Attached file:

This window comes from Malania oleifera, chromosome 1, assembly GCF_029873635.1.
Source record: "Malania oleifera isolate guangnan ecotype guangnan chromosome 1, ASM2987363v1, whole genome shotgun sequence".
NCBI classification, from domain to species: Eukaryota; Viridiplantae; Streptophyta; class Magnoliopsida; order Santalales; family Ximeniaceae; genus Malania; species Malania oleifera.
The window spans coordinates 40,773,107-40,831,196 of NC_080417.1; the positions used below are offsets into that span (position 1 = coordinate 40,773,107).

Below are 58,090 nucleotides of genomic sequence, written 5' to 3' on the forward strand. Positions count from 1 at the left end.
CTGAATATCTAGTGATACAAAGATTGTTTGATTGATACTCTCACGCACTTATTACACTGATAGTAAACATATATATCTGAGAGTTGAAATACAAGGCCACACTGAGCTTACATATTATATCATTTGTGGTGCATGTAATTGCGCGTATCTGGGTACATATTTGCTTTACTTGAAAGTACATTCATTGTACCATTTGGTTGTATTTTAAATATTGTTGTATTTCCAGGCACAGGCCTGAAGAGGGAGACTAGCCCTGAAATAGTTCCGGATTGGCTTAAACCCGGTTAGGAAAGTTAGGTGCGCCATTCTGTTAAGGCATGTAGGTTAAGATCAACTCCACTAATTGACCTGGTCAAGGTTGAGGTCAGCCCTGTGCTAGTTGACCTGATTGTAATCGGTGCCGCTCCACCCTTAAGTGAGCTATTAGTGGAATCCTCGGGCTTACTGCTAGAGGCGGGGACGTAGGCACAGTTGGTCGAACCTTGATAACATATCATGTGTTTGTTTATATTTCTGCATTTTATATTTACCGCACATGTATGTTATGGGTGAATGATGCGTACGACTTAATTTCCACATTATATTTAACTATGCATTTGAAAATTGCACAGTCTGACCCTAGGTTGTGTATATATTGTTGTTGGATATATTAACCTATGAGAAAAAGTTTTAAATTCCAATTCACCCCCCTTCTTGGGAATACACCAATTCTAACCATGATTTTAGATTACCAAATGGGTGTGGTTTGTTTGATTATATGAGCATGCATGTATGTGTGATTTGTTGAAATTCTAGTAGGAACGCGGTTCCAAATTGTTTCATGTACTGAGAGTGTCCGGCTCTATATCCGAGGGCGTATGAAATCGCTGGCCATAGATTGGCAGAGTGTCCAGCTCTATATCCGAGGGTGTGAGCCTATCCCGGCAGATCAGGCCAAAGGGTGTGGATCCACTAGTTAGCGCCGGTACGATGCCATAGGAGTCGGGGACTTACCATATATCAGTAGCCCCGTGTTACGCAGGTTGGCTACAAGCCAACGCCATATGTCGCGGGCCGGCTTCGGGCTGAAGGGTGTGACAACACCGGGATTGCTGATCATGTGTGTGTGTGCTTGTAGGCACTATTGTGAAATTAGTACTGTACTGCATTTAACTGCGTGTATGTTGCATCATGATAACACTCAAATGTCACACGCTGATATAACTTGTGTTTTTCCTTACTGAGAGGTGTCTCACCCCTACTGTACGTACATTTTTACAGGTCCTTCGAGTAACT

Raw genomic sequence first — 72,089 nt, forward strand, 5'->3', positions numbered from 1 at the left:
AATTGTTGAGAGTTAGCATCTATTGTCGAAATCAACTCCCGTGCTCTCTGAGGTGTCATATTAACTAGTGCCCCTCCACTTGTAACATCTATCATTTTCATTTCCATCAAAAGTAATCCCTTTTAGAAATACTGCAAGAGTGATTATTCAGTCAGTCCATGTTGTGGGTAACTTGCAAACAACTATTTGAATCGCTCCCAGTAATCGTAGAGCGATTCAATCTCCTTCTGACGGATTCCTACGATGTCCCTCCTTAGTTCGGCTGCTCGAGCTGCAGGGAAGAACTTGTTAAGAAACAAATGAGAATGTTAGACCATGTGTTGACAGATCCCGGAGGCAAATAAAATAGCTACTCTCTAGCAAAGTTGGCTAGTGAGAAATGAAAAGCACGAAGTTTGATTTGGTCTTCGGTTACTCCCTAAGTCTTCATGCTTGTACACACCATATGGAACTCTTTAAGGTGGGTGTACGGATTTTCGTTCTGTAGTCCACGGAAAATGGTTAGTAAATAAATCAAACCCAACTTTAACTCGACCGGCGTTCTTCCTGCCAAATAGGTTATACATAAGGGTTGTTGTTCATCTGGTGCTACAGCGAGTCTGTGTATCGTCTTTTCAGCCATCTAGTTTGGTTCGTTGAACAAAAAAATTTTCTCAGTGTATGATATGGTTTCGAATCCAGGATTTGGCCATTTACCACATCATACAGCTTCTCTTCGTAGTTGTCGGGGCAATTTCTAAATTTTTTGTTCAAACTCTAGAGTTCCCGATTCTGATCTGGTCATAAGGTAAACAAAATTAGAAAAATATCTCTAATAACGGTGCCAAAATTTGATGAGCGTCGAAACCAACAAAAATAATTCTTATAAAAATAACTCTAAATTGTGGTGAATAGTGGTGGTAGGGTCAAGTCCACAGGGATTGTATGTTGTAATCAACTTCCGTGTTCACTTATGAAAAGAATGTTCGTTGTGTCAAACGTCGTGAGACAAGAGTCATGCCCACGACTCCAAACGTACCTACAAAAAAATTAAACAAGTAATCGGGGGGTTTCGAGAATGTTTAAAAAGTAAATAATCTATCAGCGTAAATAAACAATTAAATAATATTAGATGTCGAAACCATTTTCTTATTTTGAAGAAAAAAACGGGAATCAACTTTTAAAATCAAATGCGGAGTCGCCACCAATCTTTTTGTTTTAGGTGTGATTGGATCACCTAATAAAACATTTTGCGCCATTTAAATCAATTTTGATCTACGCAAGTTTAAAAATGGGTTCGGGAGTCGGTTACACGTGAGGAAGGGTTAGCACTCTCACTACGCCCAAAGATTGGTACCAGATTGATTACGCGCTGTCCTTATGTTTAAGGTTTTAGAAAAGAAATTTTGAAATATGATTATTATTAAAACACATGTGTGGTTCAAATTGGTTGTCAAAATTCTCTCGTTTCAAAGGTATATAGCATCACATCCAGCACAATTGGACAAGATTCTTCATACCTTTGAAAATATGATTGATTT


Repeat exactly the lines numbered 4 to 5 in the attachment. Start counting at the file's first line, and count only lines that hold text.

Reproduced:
The window spans coordinates 40,773,107-40,831,196 of NC_080417.1; the positions used below are offsets into that span (position 1 = coordinate 40,773,107).

Below are 58,090 nucleotides of genomic sequence, written 5' to 3' on the forward strand. Positions count from 1 at the left end.